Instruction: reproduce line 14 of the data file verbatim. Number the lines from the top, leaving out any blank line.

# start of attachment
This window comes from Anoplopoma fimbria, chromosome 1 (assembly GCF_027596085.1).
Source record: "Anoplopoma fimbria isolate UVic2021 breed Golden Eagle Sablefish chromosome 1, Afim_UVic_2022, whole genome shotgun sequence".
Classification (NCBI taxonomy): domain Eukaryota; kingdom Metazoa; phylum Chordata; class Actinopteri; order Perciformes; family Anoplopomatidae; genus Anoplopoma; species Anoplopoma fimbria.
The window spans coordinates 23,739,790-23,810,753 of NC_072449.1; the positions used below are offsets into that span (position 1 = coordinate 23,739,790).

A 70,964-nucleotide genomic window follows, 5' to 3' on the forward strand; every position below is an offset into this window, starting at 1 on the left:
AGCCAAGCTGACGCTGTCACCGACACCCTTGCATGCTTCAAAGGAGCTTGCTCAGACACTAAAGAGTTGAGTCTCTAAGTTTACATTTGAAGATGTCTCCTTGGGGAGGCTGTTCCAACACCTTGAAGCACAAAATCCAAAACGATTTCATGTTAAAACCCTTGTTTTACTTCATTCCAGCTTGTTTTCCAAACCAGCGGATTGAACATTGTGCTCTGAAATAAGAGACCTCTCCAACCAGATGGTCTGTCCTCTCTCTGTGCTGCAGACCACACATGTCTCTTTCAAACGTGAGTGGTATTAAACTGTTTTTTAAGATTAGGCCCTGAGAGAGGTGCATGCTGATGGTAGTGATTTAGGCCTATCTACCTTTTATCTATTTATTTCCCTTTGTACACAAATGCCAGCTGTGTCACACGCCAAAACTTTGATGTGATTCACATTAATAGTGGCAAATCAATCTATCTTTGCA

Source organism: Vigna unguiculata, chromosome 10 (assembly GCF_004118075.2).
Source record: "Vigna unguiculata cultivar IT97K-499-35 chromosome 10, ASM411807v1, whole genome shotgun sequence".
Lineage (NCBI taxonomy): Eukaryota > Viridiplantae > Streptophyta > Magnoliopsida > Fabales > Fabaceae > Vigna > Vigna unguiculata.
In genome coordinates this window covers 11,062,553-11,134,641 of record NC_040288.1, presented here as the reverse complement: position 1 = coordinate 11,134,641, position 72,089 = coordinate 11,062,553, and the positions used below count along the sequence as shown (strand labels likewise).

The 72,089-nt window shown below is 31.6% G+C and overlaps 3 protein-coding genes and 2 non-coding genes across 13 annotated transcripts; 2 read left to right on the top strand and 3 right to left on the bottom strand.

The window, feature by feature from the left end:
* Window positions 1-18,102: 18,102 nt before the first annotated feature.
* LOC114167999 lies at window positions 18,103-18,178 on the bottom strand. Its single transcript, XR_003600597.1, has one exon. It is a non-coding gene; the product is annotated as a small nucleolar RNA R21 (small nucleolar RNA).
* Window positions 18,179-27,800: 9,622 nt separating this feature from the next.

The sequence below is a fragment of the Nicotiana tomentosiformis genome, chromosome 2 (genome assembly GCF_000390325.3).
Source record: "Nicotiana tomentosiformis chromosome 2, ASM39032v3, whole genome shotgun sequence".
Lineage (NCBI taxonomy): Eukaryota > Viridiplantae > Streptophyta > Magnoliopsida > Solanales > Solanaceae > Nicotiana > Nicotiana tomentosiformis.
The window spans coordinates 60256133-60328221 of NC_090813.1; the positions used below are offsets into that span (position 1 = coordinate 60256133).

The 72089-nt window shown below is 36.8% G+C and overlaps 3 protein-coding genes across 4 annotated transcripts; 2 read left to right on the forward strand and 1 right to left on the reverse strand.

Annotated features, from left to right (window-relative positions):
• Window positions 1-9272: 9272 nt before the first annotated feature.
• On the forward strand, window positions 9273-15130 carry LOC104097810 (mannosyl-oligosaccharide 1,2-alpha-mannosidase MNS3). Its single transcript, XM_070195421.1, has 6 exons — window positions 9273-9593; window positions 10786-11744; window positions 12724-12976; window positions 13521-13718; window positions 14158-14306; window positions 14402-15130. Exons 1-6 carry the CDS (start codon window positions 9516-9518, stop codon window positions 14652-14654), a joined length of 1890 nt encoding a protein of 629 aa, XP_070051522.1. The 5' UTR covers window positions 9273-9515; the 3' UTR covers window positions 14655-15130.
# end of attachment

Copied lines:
* LOC114167999 lies at window positions 18,103-18,178 on the bottom strand. Its single transcript, XR_003600597.1, has one exon. It is a non-coding gene; the product is annotated as a small nucleolar RNA R21 (small nucleolar RNA).